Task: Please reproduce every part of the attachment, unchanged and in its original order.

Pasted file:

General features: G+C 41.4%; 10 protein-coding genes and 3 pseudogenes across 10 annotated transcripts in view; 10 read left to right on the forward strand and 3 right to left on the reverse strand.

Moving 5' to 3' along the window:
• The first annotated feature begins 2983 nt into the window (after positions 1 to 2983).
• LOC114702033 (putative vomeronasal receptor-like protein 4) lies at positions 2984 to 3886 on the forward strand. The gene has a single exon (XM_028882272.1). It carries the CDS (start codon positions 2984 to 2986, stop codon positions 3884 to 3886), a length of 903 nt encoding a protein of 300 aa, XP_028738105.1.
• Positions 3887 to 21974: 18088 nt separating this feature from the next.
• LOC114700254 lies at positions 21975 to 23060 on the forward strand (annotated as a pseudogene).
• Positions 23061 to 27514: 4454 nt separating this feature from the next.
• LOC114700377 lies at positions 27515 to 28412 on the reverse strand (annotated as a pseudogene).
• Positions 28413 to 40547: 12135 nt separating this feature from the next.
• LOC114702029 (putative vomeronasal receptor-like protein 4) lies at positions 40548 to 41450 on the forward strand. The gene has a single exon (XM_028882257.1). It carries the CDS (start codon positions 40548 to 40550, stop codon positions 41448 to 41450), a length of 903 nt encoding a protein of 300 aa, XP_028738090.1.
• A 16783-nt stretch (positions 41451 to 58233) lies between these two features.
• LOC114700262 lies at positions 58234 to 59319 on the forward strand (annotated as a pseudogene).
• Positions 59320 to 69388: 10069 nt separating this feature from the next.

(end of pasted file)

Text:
General features: G+C 41.4%; 10 protein-coding genes and 3 pseudogenes across 10 annotated transcripts in view; 10 read left to right on the forward strand and 3 right to left on the reverse strand.

Moving 5' to 3' along the window:
• The first annotated feature begins 2983 nt into the window (after positions 1 to 2983).
• LOC114702033 (putative vomeronasal receptor-like protein 4) lies at positions 2984 to 3886 on the forward strand. The gene has a single exon (XM_028882272.1). It carries the CDS (start codon positions 2984 to 2986, stop codon positions 3884 to 3886), a length of 903 nt encoding a protein of 300 aa, XP_028738105.1.
• Positions 3887 to 21974: 18088 nt separating this feature from the next.
• LOC114700254 lies at positions 21975 to 23060 on the forward strand (annotated as a pseudogene).
• Positions 23061 to 27514: 4454 nt separating this feature from the next.
• LOC114700377 lies at positions 27515 to 28412 on the reverse strand (annotated as a pseudogene).
• Positions 28413 to 40547: 12135 nt separating this feature from the next.
• LOC114702029 (putative vomeronasal receptor-like protein 4) lies at positions 40548 to 41450 on the forward strand. The gene has a single exon (XM_028882257.1). It carries the CDS (start codon positions 40548 to 40550, stop codon positions 41448 to 41450), a length of 903 nt encoding a protein of 300 aa, XP_028738090.1.
• A 16783-nt stretch (positions 41451 to 58233) lies between these two features.
• LOC114700262 lies at positions 58234 to 59319 on the forward strand (annotated as a pseudogene).
• Positions 59320 to 69388: 10069 nt separating this feature from the next.